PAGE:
Places of South Eveleigh
The stories of South Eveleigh come alive in the remnant historic buildings, structures and footprints of the precinct.
Commissioned and built under John Whitton, Chief Engineer of NSW Railways, and opening in 1887, the Eveleigh Locomotive Workshops were responsible for manufacturing, repairing, assembling, and maintaining every element of a locomotive steam engine.
Among the first trades to commence operation at Eveleigh Locomotive Workshops in 1887 was the Blacksmith’s Shop in Bays 1 and 2—Eveleigh’s centre of metal forging. Many of the Blacksmithing steam-era tools remain on display today in Bays 1 and 2, several of which sit in the exact same location they have been for over 100 years.
Works Managers' Office
The start and end of each workday at Eveleigh was once signalled by the resounding toll of a large brass bell, encased in a decorative tower, perched atop an elegant two-storey building that represented a longstanding and recognisable division between Eveleigh workers and administrative staff: the Works Manager’s Office.
The humble spring was a plentiful and essential component of locomotive engines and carriages alike. This multiplicity of uses for springs was reflected in the many different types of springs manufactured at Eveleigh including flat, semi-elliptic, coil, full leaf, half lead, and helical springs.
Tucked away in the unassuming brick annex between Bays 3 and 4 along the southern façade of the Locomotive Workshop is the powerhouse of Eveleigh’s hydraulic machinery—the Hydraulic Pump House.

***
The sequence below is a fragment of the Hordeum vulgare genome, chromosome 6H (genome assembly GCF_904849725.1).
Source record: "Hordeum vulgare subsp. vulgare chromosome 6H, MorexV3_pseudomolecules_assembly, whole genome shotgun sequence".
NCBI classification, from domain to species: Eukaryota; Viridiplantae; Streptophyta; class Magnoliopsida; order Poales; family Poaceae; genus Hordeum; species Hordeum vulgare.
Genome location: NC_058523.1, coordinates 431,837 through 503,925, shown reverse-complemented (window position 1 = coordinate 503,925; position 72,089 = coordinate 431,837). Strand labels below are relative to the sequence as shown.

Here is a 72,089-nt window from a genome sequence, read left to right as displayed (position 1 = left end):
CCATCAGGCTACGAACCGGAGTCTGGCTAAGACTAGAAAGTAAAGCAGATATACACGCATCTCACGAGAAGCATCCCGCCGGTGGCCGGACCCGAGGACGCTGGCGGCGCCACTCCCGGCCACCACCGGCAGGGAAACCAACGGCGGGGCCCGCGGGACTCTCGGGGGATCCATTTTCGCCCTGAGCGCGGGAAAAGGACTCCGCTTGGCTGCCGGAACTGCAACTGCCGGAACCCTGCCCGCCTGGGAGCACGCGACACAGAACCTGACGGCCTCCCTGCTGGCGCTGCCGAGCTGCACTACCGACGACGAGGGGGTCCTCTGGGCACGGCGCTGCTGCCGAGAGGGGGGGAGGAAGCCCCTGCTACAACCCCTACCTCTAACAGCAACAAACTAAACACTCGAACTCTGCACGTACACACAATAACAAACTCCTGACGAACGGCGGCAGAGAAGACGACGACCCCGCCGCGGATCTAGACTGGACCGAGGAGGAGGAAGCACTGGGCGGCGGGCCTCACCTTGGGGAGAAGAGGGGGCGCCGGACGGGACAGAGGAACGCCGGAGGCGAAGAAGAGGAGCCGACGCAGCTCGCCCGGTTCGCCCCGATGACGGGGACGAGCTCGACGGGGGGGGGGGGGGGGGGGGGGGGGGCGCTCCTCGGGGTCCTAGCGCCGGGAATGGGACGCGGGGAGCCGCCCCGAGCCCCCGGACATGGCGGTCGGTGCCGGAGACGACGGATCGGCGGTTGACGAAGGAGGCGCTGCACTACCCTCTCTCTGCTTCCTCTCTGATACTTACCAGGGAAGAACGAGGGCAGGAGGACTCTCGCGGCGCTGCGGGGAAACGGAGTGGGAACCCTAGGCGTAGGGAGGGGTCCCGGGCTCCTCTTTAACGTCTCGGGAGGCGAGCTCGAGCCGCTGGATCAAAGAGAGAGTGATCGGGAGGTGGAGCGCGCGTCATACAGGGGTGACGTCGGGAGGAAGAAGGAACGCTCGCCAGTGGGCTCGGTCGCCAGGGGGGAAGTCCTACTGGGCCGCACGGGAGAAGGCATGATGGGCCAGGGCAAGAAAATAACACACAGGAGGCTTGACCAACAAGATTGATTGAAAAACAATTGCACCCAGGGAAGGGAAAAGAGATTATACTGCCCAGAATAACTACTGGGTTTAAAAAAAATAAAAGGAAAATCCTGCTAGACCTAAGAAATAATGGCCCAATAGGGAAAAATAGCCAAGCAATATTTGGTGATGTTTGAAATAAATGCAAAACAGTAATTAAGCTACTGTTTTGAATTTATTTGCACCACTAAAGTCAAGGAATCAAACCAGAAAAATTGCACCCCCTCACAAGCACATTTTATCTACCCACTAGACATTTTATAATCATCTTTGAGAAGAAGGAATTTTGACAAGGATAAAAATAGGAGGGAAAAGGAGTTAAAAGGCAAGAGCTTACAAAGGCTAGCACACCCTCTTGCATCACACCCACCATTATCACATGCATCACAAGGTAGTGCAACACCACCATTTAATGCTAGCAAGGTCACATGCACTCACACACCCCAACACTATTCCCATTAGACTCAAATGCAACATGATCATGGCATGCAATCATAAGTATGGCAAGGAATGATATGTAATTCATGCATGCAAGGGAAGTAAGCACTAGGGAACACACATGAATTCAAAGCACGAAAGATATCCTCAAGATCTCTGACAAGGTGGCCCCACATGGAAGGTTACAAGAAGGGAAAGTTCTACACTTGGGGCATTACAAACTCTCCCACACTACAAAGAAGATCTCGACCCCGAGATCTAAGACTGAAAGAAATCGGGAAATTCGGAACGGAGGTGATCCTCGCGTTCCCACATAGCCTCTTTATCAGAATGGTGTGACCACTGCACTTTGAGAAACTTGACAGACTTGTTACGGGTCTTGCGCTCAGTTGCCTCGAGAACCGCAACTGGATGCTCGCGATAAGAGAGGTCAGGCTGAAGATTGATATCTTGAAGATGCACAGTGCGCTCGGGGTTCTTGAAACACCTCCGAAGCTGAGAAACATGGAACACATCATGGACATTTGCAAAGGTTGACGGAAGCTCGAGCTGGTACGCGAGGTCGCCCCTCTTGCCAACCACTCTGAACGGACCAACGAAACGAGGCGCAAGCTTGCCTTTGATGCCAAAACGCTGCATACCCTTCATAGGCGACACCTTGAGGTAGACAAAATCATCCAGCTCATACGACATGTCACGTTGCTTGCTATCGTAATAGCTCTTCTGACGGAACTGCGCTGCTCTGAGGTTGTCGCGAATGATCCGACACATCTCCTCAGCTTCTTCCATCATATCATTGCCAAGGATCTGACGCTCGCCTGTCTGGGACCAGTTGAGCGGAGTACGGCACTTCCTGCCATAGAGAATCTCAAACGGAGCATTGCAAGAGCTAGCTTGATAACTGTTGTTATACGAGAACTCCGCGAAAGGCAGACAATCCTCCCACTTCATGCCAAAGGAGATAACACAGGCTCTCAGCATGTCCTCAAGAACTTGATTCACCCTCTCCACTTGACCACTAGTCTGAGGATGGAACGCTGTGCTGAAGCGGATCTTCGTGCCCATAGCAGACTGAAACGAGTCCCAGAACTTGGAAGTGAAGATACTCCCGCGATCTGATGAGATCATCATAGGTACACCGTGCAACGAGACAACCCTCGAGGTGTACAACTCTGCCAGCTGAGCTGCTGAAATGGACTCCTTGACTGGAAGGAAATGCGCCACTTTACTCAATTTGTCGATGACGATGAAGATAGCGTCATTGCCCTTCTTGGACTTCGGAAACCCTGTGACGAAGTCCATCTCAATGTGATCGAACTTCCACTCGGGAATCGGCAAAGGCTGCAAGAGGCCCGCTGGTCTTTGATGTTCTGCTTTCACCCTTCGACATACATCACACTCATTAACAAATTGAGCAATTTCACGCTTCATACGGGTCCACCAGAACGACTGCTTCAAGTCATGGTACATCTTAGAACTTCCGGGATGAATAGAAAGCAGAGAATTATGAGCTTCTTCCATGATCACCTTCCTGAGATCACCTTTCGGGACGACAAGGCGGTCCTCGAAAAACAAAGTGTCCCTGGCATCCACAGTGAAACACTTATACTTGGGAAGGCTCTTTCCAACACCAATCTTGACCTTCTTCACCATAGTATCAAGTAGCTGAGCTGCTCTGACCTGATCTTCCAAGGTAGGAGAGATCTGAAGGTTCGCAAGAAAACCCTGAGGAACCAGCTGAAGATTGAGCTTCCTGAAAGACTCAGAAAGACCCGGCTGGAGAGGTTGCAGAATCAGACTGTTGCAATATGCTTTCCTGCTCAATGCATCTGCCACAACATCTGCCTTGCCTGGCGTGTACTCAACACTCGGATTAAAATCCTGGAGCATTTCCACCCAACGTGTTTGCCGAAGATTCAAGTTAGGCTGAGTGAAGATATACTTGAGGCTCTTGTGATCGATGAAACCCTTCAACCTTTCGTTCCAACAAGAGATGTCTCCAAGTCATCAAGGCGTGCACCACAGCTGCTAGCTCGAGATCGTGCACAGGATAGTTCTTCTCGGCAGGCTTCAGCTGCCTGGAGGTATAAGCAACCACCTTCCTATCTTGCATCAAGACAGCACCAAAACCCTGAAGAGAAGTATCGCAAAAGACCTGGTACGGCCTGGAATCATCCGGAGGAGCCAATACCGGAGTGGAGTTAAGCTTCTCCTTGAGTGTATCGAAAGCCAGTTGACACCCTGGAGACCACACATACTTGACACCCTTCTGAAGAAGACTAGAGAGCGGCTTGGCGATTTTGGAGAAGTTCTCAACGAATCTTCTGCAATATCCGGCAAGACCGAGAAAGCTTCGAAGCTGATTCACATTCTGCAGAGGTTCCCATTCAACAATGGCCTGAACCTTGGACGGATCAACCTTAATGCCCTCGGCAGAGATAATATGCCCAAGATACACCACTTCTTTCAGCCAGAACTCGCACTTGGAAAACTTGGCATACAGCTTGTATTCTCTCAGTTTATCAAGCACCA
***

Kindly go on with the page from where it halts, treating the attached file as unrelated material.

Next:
From its very establishment in 1887, Eveleigh was a highly unionised work environment, one whose unions, members, and workers would prove crucial to the growth of the Australian Labour Movement. No location at Eveleigh represented this fight for worker rights than the open concrete square between the First Aid building and the Locomotive Workshops, an area that workers came to refer to as “Red Square”.
The 2018 South Eveleigh building ‘The Foundry’ is named for the great Eveleigh Foundry that once stood on this same spot. Responsible for the production of iron, brass and steel castings used for all operations and components for both the locomotive and carriage workshops, the Foundry produced metal items of all sizes, ranging from large bulky cylinders for boilers and larger engine parts, down to the fine delicate fittings used in carriages and wagons.
The final southern Bay of the immense Victorian Locomotive Workshop building housed the Locomotive Stores section, supplied and maintained by the Stores Branch of the NSW Railways, responsible for ensuring the uninterrupted supply of all materials, components and consumables required to keep the NSW railways running.
New Locomotive Shops
From the moment the Locomotive Workshops opened for business in 1887, it was capable and responsible for every task necessary to assemble, repair, maintain, and service the great steam locomotives of the NSW rail fleet that were imported from England and the USA.
Despite the large workforce at Eveleigh, canteen and meal rooms remained a virtually non-existent feature of the workshops until after WW2. Finally in 1949, following a long but successful campaign by Eveleigh unions since 1944, the ‘munitions annexe’ mezzanine level constructed in the southern half of Bay 5 during WW2, was converted into a canteen, meal room and event space for the employees of the Locomotive Workshop.